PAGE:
The latest episode of Talos Takes is available now. Download this episode and subscribe to Talos Takes using the buttons below, or visit the Talos Takes page.

The major SolarWinds campaign has been generating headlines for weeks now. And while its specific targets make this attack unique, this is far from the first-ever supply chain attack. So what is a supply chain attack? And should your organization be prepared for them? In this episode of Talos Takes, Nick Biasini talks about the history of supply chain attacks, and how they can even be traced back to the 1970s.

Thursday, January 21, 2021

Threat Source newsletter (Jan. 21, 2021)

Newsletter compiled by Jon Munshaw.

Good afternoon, Talos readers.  

We know it’s hard to focus on anything happening outside of Washington, D.C. this week. But we would be remiss if we didn’t mention the exciting news that the Snort 3 GA is officially out now! This update has been literally years in the making and is a major upgrade to Snort’s performance and its level of customization. Here’s our announcement post from Tuesday, and for the official downloads and even more resources, check out the Snort 3 hub page

Talos is also hiring for multiple positions. Please bookmark our Careers page and come back every so often to see if we have any new listings up. But we have several openings now for security experts who want to join our team. 

Tuesday, January 19, 2021

Vulnerability Spotlight: Multiple vulnerabilities in PrusaSlicer



Lilith >_> of Cisco Talos discovered these vulnerabilities. Blog by Jon Munshaw.

Cisco Talos recently discovered two out-of-bounds write vulnerabilities in Prusa Research’s PrusaSlicer. Prusa Slicer is an open-source 3-D printer slicing program forked off Slic3r that can convert various 3-D model file formats and can output corresponding 3-D printer-readable Gcode. Two functions in the software could be exploited with specially crafted OBJ and AMF files to cause an out-of-bounds write condition or a buffer overflow, and then execute code on the victim machine.

In accordance with our coordinated disclosure policy, Cisco Talos worked with Prusa Research to disclose these vulnerabilities and ensure that an update is available.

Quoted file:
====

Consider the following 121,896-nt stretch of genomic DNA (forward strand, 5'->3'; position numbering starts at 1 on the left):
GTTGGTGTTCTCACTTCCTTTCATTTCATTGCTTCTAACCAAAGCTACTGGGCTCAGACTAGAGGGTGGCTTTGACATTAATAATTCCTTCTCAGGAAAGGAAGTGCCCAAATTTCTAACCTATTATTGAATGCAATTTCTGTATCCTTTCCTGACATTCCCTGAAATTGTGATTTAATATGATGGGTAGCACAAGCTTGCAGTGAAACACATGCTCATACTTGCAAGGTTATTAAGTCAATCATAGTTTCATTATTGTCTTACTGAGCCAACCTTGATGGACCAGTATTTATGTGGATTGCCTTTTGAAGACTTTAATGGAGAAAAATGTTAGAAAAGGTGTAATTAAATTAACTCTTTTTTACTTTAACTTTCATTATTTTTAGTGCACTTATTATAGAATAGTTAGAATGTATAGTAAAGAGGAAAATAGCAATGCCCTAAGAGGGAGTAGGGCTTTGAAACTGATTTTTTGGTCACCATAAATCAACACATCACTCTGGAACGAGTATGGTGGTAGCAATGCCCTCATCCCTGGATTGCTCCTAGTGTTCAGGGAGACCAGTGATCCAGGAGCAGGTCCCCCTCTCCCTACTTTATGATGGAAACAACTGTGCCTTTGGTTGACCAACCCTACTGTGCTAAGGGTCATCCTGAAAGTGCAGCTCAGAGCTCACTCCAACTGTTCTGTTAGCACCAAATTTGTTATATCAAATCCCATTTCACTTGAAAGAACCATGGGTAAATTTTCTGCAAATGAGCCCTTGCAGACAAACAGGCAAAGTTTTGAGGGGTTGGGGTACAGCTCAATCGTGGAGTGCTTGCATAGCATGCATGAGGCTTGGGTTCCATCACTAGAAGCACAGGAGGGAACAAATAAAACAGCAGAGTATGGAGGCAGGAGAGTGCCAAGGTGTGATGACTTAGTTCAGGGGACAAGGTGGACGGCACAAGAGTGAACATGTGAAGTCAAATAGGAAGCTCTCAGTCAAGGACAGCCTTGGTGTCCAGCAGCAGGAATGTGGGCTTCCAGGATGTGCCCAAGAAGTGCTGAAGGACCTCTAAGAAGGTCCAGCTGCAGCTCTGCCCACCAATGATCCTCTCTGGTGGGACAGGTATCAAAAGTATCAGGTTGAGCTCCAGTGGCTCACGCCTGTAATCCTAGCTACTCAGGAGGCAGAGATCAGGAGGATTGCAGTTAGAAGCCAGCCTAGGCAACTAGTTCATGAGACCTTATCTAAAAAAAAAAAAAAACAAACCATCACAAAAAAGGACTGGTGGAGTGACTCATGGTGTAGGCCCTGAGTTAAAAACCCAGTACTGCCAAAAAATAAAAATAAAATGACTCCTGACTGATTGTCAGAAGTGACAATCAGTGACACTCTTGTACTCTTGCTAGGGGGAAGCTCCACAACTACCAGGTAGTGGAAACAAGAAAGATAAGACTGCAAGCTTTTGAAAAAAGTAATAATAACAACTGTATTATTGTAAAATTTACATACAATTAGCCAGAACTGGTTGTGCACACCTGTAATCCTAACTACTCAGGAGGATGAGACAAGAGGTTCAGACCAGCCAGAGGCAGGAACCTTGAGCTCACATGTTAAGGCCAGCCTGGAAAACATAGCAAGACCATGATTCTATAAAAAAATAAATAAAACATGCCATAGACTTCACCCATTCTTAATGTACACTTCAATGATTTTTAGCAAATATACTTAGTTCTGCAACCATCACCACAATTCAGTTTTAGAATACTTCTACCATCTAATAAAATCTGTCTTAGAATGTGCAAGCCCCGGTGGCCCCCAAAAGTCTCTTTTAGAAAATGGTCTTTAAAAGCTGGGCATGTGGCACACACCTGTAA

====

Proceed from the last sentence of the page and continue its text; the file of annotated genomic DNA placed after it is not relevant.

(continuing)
Monday, January 18, 2021

Beers with Talos Ep. #99: P@ssw0rds and closing out 2020

 

Beers with Talos (BWT) Podcast episode No. 99 is now available. Download this episode and subscribe to Beers with Talos:

If iTunes and Google Play aren't your thing, click here.

By Mitch Neff.

Recorded late November 2020.

We recorded this episode toward the end of 2020 and since then, it's lived a quiet, but meaningful life in the production queue patiently waiting its turn to get released. In this episode, we dig into a discussion on passwords and some issues and how they appluy conceptually and in practice. Passwords aren’t inherently problematic, but how they are used...sometimes is. We discuss best practices to share with your friends and also touch on MFA (and SMS as an option of last resort). Craig seems to think lock analogies are key to understanding everything. The session was two hours long and this is the balance remaining after decency and standards review.

All of us want to thank you for listening and making three years and (almost)100 episodes of Beers with Talos possible. Cheers.

Friday, January 15, 2021

Threat Roundup for January 8 to January 15


Today, Talos is publishing a glimpse into the most prevalent threats we've observed between Jan. 8 and Jan. 15. As with previous roundups, this post isn't meant to be an in-depth analysis. Instead, this post will summarize the threats we've observed by highlighting key behavioral characteristics, indicators of compromise, and discussing how our customers are automatically protected from these threats.

As a reminder, the information provided for the following threats in this post is non-exhaustive and current as of the date of publication. Additionally, please keep in mind that IOC searching is only one part of threat hunting. Spotting a single IOC does not necessarily indicate maliciousness. Detection and coverage for the following threats is subject to updates, pending additional threat or vulnerability analysis. For the most current information, please refer to your Firepower Management Center, Snort.org, or ClamAV.net.

Thursday, January 14, 2021

Threat Source newsletter (Jan. 14, 2021)

Newsletter compiled by Jon Munshaw.

Good afternoon, Talos readers.  

Microsoft released its monthly security update this week, disclosing 83 vulnerabilities across its suite of products to kickoff 2021. Our blog post has the most important vulnerabilities you need to know about, along with our released Snort rules to keep your network protected. 

TalosIntelligence.com users will also want to check out the list of our new Content and Threat Categories that will provide you with sufficient intelligence details to allow you to make informed decisions to protect your network without disrupting your organization’s productivity. 

Tuesday, January 12, 2021

Microsoft Patch Tuesday for Jan. 2021 — Snort rules and prominent vulnerabilities



By Jon Munshaw, with contributions from Asheer Malhotra. 

Microsoft released its monthly security update Tuesday, disclosing 83 vulnerabilities across its suite of products to kick-off 2021. 

There are only 10 critical vulnerabilities as part of this release, while there are two moderate-severity exploits, and the remainder is considered “important.” Users of all Microsoft and Windows products are urged to update their software as soon as possible to avoid possible exploitation of all these bugs.